Ben McAdoo's adjustments have Giants utilizing all their talent

Giants offensive coordinator Mike Sullivan looked like he was about to assume play-calling duties from Ben McAdoo in a massive change when he walked onto the field before Sunday’s game at MetLife Stadium holding a laminated, multi-colored play sheet.

It turned out Sullivan wasn’t taking the reins, but that was also practically the only element of the Giants’ post-bye week approach that remained the same for this 28-23 win over the Philadelphia Eagles.

McAdoo turned his rookie coaching season’s trajectory upside down – or maybe right-side up, rather – with a dramatically new Big Blue game plan, particularly with his personnel on offense to infuse life into what mostly had been a lifeless attack through seven weeks.

“We used a lot of different players today,” McAdoo said of his concerted effort to involve all of his players. “I think most of the guys on the roster played … We talked about using all the 46, rotate as many players as we can and get them some quality reps.”

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Or to put it another way, as undrafted rookie safety Andrew Adams said of the effect of so many players factoring on defense: “We’re basically utilizing all of our talent.”

Victor Cruz (one catch, 46 yards), in the most noticeable change, was phased out of the regular offense prior to his ankle injury in favor of Dwayne Harris and undrafted rookie Roger Lewis Jr. (30-yard touchdown).

Ben McAdoo changes things up with the Giants' attack and it pays off.

Ben McAdoo changes things up with the Giants’ attack and it pays off.

(Al Bello/Getty Images)

Turnover-prone tight end Larry Donnell basically was in the Witness Protection Program with Will Tye (four catches, 33 yards) and rookie sixth-round pick Jerell Adams (three catches, 24 yards) featured instead.

Rookie running back Paul Perkins (11 carries, 32 yards) not only saw more work but McAdoo leaned on the fifth-round pick instead of Rashad Jennings on the Giants’ final fourth-quarter possession for 17 yards and four consecutive carries prior to a poorly-called and executed Eli Manning interception.

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The Giants still can’t run the ball (24 carries, 54 yards, 2.3 yards per carry), but McAdoo even reintroduced the previously-injured Marshall Newhouse by using him as the “big tight end” in packages featuring six offensive linemen to be creative and show the Eagles defense an unfamiliar look.

The result wasn’t just a season-high in points but a constructive message of urgency sent to the entire roster.

“I think it’s always been a part of the NFL and definitely with the Giants,” Newhouse told the Daily News, “but it has definitely become clear that everybody here who shoots up to the 53(-man roster) are competing to be on the 46, competing for reps, and not only will you get to compete to suit up, you’re gonna have to be ready to go and be called upon.

Guys like Roger Lewis Jr. make an impact as Eli Manning spreads the ball around on Sunday.

Guys like Roger Lewis Jr. make an impact as Eli Manning spreads the ball around on Sunday.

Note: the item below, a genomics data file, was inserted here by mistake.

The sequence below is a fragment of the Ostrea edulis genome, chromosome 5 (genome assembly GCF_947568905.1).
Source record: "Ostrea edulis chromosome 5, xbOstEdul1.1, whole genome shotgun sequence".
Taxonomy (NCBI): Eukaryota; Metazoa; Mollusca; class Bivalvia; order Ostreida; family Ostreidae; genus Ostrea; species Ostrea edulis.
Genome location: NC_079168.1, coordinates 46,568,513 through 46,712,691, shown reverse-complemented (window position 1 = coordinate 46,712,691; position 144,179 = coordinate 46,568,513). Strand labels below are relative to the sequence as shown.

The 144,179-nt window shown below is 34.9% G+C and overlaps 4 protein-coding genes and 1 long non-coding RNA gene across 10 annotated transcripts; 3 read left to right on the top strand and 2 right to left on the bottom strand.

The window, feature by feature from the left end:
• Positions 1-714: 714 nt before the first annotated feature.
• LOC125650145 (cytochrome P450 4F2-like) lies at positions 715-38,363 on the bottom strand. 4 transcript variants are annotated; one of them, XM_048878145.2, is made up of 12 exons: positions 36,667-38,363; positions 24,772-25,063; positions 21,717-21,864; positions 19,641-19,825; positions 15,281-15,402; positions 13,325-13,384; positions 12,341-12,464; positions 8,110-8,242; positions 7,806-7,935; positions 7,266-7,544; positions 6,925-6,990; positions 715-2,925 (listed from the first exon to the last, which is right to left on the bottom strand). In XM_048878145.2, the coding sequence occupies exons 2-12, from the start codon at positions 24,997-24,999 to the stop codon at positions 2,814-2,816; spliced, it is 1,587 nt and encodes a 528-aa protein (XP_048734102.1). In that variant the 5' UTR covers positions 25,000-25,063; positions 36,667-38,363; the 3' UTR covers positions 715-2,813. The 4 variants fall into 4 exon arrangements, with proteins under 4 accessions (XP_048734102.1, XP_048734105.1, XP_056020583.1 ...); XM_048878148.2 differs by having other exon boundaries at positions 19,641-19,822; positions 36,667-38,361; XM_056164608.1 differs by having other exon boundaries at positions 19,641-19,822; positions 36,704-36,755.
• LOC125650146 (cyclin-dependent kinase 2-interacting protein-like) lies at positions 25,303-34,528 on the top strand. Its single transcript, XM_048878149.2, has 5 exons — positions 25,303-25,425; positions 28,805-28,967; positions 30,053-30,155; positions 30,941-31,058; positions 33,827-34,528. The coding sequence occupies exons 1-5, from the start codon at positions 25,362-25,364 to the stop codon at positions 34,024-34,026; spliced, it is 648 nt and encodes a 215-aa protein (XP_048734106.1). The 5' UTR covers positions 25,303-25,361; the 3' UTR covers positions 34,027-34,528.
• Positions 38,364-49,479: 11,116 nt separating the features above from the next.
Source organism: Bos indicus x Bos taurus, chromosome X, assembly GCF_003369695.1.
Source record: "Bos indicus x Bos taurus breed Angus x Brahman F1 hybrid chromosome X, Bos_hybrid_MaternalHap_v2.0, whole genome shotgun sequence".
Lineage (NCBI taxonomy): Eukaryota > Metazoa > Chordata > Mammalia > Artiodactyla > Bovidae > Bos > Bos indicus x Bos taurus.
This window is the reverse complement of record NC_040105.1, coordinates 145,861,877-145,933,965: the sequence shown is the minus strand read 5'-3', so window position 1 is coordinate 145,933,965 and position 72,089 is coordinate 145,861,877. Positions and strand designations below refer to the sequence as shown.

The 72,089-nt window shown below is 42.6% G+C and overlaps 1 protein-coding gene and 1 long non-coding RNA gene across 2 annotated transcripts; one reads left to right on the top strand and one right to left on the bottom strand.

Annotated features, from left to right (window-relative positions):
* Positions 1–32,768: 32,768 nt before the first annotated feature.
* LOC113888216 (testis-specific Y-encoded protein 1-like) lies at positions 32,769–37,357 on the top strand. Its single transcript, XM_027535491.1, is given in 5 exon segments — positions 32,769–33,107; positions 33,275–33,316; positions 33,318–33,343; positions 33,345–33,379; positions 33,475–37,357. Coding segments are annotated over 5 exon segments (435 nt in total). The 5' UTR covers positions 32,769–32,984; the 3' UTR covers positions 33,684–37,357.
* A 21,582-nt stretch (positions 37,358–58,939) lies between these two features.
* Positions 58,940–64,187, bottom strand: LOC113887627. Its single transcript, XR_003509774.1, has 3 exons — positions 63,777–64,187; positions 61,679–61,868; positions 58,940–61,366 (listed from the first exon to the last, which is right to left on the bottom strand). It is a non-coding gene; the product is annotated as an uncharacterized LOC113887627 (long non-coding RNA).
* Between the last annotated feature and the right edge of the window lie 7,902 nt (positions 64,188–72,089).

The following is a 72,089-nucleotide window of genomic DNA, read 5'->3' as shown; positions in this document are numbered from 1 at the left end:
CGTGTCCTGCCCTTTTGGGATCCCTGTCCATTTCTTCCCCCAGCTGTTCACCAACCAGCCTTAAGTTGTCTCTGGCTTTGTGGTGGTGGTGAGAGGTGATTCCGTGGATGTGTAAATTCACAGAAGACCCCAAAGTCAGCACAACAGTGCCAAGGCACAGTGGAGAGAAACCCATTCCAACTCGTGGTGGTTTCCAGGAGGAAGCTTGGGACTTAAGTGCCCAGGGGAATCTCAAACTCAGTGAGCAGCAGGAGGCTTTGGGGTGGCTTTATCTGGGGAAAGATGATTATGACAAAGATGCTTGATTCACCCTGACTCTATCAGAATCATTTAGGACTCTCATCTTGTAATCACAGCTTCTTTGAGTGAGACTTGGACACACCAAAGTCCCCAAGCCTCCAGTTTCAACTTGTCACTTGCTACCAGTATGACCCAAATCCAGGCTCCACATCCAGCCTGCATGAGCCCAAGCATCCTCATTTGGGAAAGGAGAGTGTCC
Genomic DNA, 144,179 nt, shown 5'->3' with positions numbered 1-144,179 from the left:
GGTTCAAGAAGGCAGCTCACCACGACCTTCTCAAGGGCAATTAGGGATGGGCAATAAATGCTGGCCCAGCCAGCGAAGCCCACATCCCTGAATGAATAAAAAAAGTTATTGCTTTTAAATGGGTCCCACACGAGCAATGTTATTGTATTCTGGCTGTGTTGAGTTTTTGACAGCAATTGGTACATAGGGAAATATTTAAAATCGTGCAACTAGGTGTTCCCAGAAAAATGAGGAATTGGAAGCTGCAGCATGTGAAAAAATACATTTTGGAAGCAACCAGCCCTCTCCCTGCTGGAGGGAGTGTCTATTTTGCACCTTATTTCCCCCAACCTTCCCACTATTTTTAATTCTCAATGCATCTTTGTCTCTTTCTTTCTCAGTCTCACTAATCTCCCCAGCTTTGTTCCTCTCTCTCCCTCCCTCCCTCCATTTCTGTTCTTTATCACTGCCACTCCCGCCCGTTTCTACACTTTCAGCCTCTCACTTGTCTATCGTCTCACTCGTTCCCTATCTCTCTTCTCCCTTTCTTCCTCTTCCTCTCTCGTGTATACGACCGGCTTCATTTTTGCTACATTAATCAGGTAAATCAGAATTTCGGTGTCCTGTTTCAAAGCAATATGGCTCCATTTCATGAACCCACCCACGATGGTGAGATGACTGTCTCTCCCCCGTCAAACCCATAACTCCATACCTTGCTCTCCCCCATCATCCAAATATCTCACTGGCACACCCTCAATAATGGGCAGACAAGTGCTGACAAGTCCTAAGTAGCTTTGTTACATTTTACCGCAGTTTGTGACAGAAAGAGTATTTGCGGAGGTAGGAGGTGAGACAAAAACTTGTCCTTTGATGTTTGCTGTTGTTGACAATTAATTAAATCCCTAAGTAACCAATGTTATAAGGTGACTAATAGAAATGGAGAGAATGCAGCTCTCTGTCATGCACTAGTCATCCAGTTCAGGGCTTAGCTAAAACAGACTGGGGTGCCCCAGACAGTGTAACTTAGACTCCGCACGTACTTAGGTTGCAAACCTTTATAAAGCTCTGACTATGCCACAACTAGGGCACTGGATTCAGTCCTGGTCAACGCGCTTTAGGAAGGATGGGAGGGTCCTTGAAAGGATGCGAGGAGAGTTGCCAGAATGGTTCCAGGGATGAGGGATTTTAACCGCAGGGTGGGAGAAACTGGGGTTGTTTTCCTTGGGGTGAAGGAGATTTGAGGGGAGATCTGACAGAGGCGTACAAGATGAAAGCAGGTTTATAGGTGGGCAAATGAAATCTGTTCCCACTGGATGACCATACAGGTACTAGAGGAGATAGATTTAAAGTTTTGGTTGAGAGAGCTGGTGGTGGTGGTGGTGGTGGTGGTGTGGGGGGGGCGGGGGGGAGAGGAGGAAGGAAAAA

(Bill Kostroun/AP)

“That just tells everybody to have their antennae up, and be ready to go whatever their role,” Newhouse added. “I think that just holds us as players to a high level of accountability. That can only be good for us, especially with the kind of talent that we have. You show your depth in games like that.”

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Some changes happened by default, like Brett Jones filling in for Justin Pugh when the starting left guard went down. But McAdoo exacted most of Sunday’s changes himself.

On defense, the coaches benched rookie Eli Apple in the third quarter. Pregame McAdoo also had deactivated healthy veteran corner Leon Hall despite the ninth-year veteran playing the fourth-most snaps among Giants DBs in their previous game in Week 7 in London.

The result of those two decisions was having fifth-year backup corner Trevin Wade guarding top Eagles receiver Jordan Matthews on Carson Wentz’s decisive fourth-down pass to the end zone that fell incomplete.

“They called timeout and I knew they were coming at me,” Wade said with a smile. “I was like, ok the best receiver, I’m guarding him, so they’re coming at me.”

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Andrew Adams was one of several players making their presence felt on defense.

Andrew Adams was one of several players making their presence felt on defense.

(Bill Kostroun/AP)

Adams, however, still the starter even with Nat Berhe back from a concussion, said the Giants are emboldened by the coaches’ determination to match skill sets of talented players to situations.

“You feel more confident when he’s putting guys that make plays on the field in certain situations,” Adams said. “We’re basically utilizing all of our talent. When coaches do that, that brings the best out of the whole unit. Guys are in position to make plays, and that’s better for the unit and the whole team.”

Lewis said the new offense was “a great feeling” as a receiver “because it seemed like Eli is starting to trust us, spread the ball around.” McAdoo even has changed his demeanor and readiness to criticize, with pointed frustration directed at Harris’ unwise decision to take a fourth-quarter kickoff out of the end zone.

“Was I happy we had the ball on the 12-yard line? No, I’m not happy we had the ball at the 12-yard line,” McAdoo huffed.

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The message of Sunday’s new look was clear: McAdoo knows the Giants need to get better. The players who make plays will get on the field to help them do so. And above all, everyone matters.

Tags:
ben mcadoo
new york giants
philadelphia eagles
nfl

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